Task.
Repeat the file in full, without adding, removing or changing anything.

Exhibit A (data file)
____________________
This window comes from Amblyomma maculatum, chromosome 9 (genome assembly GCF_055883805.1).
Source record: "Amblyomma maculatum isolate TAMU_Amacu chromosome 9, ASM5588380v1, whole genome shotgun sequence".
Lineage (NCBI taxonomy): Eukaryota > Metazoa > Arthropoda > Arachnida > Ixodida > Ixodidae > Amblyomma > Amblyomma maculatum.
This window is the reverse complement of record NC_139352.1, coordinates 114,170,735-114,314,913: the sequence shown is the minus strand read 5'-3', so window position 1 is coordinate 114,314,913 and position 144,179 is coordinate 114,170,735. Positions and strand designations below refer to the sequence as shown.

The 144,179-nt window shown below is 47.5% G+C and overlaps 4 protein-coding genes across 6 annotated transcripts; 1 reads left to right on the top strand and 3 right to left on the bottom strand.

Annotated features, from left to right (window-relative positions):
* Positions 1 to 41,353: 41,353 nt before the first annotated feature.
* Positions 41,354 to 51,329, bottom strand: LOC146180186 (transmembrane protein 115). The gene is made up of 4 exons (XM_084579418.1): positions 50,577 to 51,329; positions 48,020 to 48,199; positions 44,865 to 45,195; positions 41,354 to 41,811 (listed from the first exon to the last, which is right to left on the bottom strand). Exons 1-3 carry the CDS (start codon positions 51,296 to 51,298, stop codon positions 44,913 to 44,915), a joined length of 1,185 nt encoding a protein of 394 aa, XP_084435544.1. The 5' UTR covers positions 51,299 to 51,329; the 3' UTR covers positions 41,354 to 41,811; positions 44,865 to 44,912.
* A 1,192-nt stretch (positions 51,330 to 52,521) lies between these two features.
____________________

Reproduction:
This window comes from Amblyomma maculatum, chromosome 9 (genome assembly GCF_055883805.1).
Source record: "Amblyomma maculatum isolate TAMU_Amacu chromosome 9, ASM5588380v1, whole genome shotgun sequence".
Lineage (NCBI taxonomy): Eukaryota > Metazoa > Arthropoda > Arachnida > Ixodida > Ixodidae > Amblyomma > Amblyomma maculatum.
This window is the reverse complement of record NC_139352.1, coordinates 114,170,735-114,314,913: the sequence shown is the minus strand read 5'-3', so window position 1 is coordinate 114,314,913 and position 144,179 is coordinate 114,170,735. Positions and strand designations below refer to the sequence as shown.

The 144,179-nt window shown below is 47.5% G+C and overlaps 4 protein-coding genes across 6 annotated transcripts; 1 reads left to right on the top strand and 3 right to left on the bottom strand.

Annotated features, from left to right (window-relative positions):
* Positions 1 to 41,353: 41,353 nt before the first annotated feature.
* Positions 41,354 to 51,329, bottom strand: LOC146180186 (transmembrane protein 115). The gene is made up of 4 exons (XM_084579418.1): positions 50,577 to 51,329; positions 48,020 to 48,199; positions 44,865 to 45,195; positions 41,354 to 41,811 (listed from the first exon to the last, which is right to left on the bottom strand). Exons 1-3 carry the CDS (start codon positions 51,296 to 51,298, stop codon positions 44,913 to 44,915), a joined length of 1,185 nt encoding a protein of 394 aa, XP_084435544.1. The 5' UTR covers positions 51,299 to 51,329; the 3' UTR covers positions 41,354 to 41,811; positions 44,865 to 44,912.
* A 1,192-nt stretch (positions 51,330 to 52,521) lies between these two features.